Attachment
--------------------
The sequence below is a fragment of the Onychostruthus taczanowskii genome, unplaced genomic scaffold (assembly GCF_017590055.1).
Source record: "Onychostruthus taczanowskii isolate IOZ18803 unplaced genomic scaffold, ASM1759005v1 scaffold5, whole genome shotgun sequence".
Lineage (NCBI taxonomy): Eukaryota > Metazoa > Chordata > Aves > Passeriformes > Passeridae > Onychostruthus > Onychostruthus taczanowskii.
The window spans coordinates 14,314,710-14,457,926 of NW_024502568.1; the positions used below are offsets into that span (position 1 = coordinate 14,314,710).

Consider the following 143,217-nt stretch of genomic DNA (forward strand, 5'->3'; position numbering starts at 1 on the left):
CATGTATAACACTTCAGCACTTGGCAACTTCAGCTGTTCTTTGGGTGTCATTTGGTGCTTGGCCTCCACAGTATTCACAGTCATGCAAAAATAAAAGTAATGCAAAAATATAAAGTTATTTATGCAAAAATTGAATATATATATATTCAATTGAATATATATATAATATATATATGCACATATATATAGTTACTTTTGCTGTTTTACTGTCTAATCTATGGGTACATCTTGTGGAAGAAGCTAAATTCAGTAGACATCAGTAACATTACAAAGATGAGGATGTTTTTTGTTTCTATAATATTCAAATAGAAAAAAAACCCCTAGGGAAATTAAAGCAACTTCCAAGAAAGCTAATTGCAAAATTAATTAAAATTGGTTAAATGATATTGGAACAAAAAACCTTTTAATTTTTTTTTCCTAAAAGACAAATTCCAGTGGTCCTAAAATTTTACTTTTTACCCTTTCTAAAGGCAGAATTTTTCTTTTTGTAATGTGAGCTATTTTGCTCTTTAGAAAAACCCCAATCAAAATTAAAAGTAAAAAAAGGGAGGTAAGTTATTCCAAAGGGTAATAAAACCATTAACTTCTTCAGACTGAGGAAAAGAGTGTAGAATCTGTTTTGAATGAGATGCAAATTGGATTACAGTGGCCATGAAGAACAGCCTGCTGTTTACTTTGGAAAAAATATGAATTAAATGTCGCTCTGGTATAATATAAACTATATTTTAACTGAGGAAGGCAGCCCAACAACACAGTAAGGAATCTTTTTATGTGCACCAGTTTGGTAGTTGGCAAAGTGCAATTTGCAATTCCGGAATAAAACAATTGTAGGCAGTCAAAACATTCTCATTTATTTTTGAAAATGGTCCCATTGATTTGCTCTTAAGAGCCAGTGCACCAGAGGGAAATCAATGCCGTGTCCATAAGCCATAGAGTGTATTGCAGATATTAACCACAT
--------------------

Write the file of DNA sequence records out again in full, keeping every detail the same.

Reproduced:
The sequence below is a fragment of the Onychostruthus taczanowskii genome, unplaced genomic scaffold (assembly GCF_017590055.1).
Source record: "Onychostruthus taczanowskii isolate IOZ18803 unplaced genomic scaffold, ASM1759005v1 scaffold5, whole genome shotgun sequence".
Lineage (NCBI taxonomy): Eukaryota > Metazoa > Chordata > Aves > Passeriformes > Passeridae > Onychostruthus > Onychostruthus taczanowskii.
The window spans coordinates 14,314,710-14,457,926 of NW_024502568.1; the positions used below are offsets into that span (position 1 = coordinate 14,314,710).

Consider the following 143,217-nt stretch of genomic DNA (forward strand, 5'->3'; position numbering starts at 1 on the left):
CATGTATAACACTTCAGCACTTGGCAACTTCAGCTGTTCTTTGGGTGTCATTTGGTGCTTGGCCTCCACAGTATTCACAGTCATGCAAAAATAAAAGTAATGCAAAAATATAAAGTTATTTATGCAAAAATTGAATATATATATATTCAATTGAATATATATATAATATATATATGCACATATATATAGTTACTTTTGCTGTTTTACTGTCTAATCTATGGGTACATCTTGTGGAAGAAGCTAAATTCAGTAGACATCAGTAACATTACAAAGATGAGGATGTTTTTTGTTTCTATAATATTCAAATAGAAAAAAAACCCCTAGGGAAATTAAAGCAACTTCCAAGAAAGCTAATTGCAAAATTAATTAAAATTGGTTAAATGATATTGGAACAAAAAACCTTTTAATTTTTTTTTCCTAAAAGACAAATTCCAGTGGTCCTAAAATTTTACTTTTTACCCTTTCTAAAGGCAGAATTTTTCTTTTTGTAATGTGAGCTATTTTGCTCTTTAGAAAAACCCCAATCAAAATTAAAAGTAAAAAAAGGGAGGTAAGTTATTCCAAAGGGTAATAAAACCATTAACTTCTTCAGACTGAGGAAAAGAGTGTAGAATCTGTTTTGAATGAGATGCAAATTGGATTACAGTGGCCATGAAGAACAGCCTGCTGTTTACTTTGGAAAAAATATGAATTAAATGTCGCTCTGGTATAATATAAACTATATTTTAACTGAGGAAGGCAGCCCAACAACACAGTAAGGAATCTTTTTATGTGCACCAGTTTGGTAGTTGGCAAAGTGCAATTTGCAATTCCGGAATAAAACAATTGTAGGCAGTCAAAACATTCTCATTTATTTTTGAAAATGGTCCCATTGATTTGCTCTTAAGAGCCAGTGCACCAGAGGGAAATCAATGCCGTGTCCATAAGCCATAGAGTGTATTGCAGATATTAACCACAT